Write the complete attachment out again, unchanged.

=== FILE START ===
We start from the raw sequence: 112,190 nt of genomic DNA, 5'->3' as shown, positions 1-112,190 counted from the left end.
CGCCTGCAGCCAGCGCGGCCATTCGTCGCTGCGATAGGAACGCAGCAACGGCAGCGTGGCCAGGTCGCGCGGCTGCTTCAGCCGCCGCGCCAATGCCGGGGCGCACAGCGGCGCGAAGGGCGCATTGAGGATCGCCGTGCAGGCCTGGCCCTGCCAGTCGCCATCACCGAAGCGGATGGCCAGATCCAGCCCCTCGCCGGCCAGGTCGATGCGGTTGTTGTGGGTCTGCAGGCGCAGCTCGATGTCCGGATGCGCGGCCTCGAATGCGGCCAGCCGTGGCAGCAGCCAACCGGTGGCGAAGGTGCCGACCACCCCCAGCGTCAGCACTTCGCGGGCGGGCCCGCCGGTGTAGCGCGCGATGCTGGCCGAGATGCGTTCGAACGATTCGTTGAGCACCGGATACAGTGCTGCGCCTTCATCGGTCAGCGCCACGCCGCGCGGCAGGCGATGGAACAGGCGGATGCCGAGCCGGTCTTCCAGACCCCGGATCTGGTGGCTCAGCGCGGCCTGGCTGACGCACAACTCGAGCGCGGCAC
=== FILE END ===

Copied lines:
We start from the raw sequence: 112,190 nt of genomic DNA, 5'->3' as shown, positions 1-112,190 counted from the left end.
CGCCTGCAGCCAGCGCGGCCATTCGTCGCTGCGATAGGAACGCAGCAACGGCAGCGTGGCCAGGTCGCGCGGCTGCTTCAGCCGCCGCGCCAATGCCGGGGCGCACAGCGGCGCGAAGGGCGCATTGAGGATCGCCGTGCAGGCCTGGCCCTGCCAGTCGCCATCACCGAAGCGGATGGCCAGATCCAGCCCCTCGCCGGCCAGGTCGATGCGGTTGTTGTGGGTCTGCAGGCGCAGCTCGATGTCCGGATGCGCGGCCTCGAATGCGGCCAGCCGTGGCAGCAGCCAACCGGTGGCGAAGGTGCCGACCACCCCCAGCGTCAGCACTTCGCGGGCGGGCCCGCCGGTGTAGCGCGCGATGCTGGCCGAGATGCGTTCGAACGATTCGTTGAGCACCGGATACAGTGCTGCGCCTTCATCGGTCAGCGCCACGCCGCGCGGCAGGCGATGGAACAGGCGGATGCCGAGCCGGTCTTCCAGACCCCGGATCTGGTGGCTCAGCGCGGCCTGGCTGACGCACAACTCGAGCGCGGCAC